$1 Billion a Year in Military Aid to Egypt for 40 Years: Just Keep Giving?
Yemeni protesters gather around fire during a demonstration outside the U.S. Embassy in Sanaa over a film mocking Islam. Yemeni forces managed to drive out angry protesters who stormed the embassy with police firing warning shots. Photo by Mohammed Huwais/AFP/Getty Images.
“Is it time to reconsider foreign aid to countries where many of the people don’t want us around?” That was the question posed to President Obama by Telemundo anchor José Díaz-Balart Tuesday after the U.S. embassies in Libya and Egypt were attacked.
With a U.S. ambassador killed by an angry mob of anti-U.S. protesters and our embassies under siege, it seems a question worth asking.
Friday morning, Americans woke to continued anti-American protests. Though the reasons for the violence defy a single explanation, initial outrage was sparked by an amateur (and amateurish) video posted on YouTube that mocks the Prophet Muhammed. That led to a massive protest in Cairo that kicked off a week of demonstrations across the Arab world.
It’s interesting that Egypt should be the flashpoint for this anti-American rhetoric this time around. As illustrated in an interactive chart a few weeks ago, Egypt has received more than $57 billion in U.S. military aid since 1946, making it the third-largest recipient of military aid in the past 66 years — after Israel ($123 billion) and Vietnam ($74.8 billion). Since the Camp David Accords in 1979, the United States has sent Cairo more than $1 billion annually in military aid, much of it because Egypt was seen as a lynchpin to peace in the Middle East.
Yet as The Philadelphia Inquirer’s Trudy Rubin said on Thursday’s NewsHour, this latest violence may have relegated Egypt to “frenemy” status.
“I don’t think that we’d consider (Egypt) an ally,” President Obama told DÃaz-Balart. “But we don’t consider them an enemy. They’re a new government that’s trying to find their way.”
Given Egyptian antagonism toward America, when we’ve been trying to buy friendship or at the very least understanding, is it time to pull the plug on military aid? What about to other countries that don’t like us? President Obama seems to think not.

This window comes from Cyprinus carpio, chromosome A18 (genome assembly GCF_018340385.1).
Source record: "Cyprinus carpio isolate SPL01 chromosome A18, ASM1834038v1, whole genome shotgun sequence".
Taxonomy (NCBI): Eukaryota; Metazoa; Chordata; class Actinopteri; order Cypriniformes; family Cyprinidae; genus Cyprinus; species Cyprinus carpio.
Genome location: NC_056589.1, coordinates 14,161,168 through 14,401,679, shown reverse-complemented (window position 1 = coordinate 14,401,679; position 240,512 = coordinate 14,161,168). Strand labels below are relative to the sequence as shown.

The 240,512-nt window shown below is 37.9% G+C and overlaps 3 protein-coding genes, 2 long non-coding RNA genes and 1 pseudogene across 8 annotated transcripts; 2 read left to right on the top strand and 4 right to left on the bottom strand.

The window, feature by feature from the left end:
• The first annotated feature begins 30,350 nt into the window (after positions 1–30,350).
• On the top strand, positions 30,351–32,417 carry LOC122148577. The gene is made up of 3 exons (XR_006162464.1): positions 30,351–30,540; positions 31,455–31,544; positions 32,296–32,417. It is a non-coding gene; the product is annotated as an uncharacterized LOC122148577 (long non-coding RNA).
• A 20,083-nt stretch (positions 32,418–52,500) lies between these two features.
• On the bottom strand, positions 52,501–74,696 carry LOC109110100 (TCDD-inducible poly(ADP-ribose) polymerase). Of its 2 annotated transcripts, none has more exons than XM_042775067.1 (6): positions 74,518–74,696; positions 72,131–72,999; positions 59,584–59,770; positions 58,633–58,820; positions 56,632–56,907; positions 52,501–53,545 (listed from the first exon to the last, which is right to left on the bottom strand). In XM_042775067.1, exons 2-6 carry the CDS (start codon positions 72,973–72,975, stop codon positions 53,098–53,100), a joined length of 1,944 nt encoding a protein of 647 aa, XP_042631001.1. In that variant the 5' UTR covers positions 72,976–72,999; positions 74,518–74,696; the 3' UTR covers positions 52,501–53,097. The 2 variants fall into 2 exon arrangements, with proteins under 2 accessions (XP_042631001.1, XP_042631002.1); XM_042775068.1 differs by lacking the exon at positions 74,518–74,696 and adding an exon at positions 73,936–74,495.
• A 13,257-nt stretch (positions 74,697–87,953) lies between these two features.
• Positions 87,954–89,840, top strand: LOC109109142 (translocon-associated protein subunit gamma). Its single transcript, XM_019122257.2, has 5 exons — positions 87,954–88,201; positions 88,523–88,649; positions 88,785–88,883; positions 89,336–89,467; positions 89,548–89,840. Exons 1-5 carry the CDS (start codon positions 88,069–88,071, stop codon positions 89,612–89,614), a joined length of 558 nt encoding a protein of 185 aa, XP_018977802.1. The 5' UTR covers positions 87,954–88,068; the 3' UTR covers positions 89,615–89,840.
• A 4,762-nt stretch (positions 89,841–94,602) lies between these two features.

“The United States doesn’t have an option of withdrawing from the world,” he told Telemundo. “It’s important for us to stay engaged.”
But how engaged? “Less engaged” was the answer NewsHour readers gave when we posed the question in conjunction with the interactive chart. Eighty-six percent of you who answered said aid should be decreased; barely 4 percent said it should be increased. A bit more than 10 percent said it should be kept more or less the same.
We also asked you which countries you thought should receive the most of our military aid. While a full fifth of you who responded declared “none,” 16 percent said Israel, while Mexico and South Korea were tied for second place, with about 7 percent each.
Here are excerpts from what you wrote:
Ron Alford: “We should immediately stop all aid to any and ALL countries that are pro everything and everybody except to the U.S. and Israel.”
vjb007: “It doesn’t matter how much in percent; what matters is the dollar amount of $14.5B (or $57B, military AND otherwise) that goes floating away into the aether [sic].”
Stevehrl: “I advocate the immediate ceasing of the sending of any U.S. taxpayer money to any other country. Period. Time and again, we have funded some questionable regime, or even foreign special interest group, only to have those same weapons we funded (or gave to them) used against us when our alliances change. The U.S. needs to return to its non-interventionist roots and get out of the nation-building/world police business. Over $14 BILLION in taxpayer dollars to places most Americans couldn’t care less about. What could $14 billion, returned into our economy, do for the country as a whole? What tax could we lower or cut? How many jobs could that create? We’ll never know.”
This entry is cross-posted on the Making Sen$e page, where correspondent Paul Solman answers your economic and business questions